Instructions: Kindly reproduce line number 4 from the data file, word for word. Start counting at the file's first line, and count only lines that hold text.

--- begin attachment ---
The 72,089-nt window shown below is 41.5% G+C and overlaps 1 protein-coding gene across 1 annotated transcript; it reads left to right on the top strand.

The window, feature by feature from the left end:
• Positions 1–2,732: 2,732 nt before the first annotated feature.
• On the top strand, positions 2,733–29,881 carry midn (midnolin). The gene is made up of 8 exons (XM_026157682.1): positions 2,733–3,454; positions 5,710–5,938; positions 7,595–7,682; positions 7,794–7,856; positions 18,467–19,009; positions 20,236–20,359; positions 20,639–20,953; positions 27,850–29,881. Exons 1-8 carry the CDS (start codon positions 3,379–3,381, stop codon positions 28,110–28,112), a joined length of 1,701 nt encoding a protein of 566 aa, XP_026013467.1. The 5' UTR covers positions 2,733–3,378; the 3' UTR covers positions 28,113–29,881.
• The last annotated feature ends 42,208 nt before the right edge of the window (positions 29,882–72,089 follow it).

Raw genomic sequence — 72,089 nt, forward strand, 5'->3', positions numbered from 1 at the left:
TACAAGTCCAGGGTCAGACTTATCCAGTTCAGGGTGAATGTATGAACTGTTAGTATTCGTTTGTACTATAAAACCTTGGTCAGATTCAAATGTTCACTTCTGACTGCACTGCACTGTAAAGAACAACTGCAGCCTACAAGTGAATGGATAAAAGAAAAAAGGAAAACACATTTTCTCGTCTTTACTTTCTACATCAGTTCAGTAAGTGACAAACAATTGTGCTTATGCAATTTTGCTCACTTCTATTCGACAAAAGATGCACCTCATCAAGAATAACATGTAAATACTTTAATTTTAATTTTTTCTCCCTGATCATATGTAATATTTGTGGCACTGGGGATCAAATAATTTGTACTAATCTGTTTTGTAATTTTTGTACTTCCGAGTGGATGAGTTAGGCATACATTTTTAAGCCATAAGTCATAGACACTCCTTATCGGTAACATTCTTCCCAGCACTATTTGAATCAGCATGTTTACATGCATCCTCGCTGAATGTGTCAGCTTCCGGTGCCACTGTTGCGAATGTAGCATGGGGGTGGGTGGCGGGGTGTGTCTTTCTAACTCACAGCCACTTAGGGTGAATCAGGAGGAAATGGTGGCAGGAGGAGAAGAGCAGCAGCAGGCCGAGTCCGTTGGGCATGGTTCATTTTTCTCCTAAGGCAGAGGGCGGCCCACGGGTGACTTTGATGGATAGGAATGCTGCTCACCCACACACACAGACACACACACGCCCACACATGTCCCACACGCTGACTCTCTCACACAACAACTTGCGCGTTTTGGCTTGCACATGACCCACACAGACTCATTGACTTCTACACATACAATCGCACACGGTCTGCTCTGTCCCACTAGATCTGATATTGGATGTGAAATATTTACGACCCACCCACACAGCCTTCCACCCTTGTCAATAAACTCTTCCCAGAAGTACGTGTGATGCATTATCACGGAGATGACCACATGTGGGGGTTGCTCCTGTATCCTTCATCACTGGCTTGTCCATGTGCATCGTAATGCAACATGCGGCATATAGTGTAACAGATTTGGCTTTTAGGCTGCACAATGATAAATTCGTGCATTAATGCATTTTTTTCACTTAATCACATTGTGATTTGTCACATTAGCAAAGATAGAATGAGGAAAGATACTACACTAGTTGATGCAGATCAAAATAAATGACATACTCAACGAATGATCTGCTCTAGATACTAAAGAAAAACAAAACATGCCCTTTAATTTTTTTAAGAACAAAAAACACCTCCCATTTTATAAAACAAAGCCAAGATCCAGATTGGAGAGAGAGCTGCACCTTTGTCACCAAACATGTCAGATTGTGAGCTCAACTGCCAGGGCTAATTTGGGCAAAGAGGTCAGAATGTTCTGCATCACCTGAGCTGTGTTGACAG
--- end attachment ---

• On the top strand, positions 2,733–29,881 carry midn (midnolin). The gene is made up of 8 exons (XM_026157682.1): positions 2,733–3,454; positions 5,710–5,938; positions 7,595–7,682; positions 7,794–7,856; positions 18,467–19,009; positions 20,236–20,359; positions 20,639–20,953; positions 27,850–29,881. Exons 1-8 carry the CDS (start codon positions 3,379–3,381, stop codon positions 28,110–28,112), a joined length of 1,701 nt encoding a protein of 566 aa, XP_026013467.1. The 5' UTR covers positions 2,733–3,378; the 3' UTR covers positions 28,113–29,881.